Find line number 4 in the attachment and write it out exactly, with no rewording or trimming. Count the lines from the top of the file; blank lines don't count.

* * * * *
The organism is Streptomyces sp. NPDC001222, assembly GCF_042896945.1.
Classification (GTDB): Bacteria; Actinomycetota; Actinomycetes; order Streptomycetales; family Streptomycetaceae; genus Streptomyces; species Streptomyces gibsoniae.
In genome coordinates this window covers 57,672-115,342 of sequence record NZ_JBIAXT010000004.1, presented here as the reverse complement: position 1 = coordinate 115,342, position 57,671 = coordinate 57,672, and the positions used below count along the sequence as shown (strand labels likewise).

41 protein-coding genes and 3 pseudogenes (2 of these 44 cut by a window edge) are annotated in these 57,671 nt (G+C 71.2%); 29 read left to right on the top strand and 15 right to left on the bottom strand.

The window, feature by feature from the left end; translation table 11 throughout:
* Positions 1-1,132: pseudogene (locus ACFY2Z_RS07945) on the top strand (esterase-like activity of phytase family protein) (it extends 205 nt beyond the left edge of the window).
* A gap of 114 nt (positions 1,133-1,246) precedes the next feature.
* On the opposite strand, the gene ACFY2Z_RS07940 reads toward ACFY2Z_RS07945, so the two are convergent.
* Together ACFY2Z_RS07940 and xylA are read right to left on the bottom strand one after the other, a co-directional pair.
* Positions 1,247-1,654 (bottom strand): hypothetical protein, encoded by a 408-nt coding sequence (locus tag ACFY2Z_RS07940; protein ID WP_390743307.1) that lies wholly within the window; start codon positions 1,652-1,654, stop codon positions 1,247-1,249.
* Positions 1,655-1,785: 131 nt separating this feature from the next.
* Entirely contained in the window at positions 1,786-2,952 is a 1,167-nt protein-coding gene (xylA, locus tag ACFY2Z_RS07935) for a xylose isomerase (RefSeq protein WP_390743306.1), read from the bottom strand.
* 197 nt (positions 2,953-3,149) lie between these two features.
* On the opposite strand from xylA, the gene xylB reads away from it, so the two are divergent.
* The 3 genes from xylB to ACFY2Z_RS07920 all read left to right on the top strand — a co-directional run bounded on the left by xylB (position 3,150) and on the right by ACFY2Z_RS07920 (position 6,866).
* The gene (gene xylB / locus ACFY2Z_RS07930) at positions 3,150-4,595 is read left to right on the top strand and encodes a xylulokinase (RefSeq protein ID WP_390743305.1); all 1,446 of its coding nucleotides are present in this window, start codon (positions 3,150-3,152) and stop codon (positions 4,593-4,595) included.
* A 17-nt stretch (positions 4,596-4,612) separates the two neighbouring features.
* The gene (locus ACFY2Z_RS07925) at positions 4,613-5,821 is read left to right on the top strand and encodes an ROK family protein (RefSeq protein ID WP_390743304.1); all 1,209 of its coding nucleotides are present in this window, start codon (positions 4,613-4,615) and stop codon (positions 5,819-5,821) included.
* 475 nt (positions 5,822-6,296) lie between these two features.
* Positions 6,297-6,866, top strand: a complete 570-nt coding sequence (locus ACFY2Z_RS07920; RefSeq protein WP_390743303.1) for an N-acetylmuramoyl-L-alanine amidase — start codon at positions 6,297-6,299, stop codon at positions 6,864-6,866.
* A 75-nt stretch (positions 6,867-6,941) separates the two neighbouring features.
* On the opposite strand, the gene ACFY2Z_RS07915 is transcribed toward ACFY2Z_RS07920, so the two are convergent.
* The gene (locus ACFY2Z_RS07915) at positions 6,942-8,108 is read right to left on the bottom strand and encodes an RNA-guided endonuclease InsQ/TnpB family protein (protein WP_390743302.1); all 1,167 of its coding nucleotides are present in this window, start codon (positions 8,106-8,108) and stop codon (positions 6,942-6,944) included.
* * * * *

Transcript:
41 protein-coding genes and 3 pseudogenes (2 of these 44 cut by a window edge) are annotated in these 57,671 nt (G+C 71.2%); 29 read left to right on the top strand and 15 right to left on the bottom strand.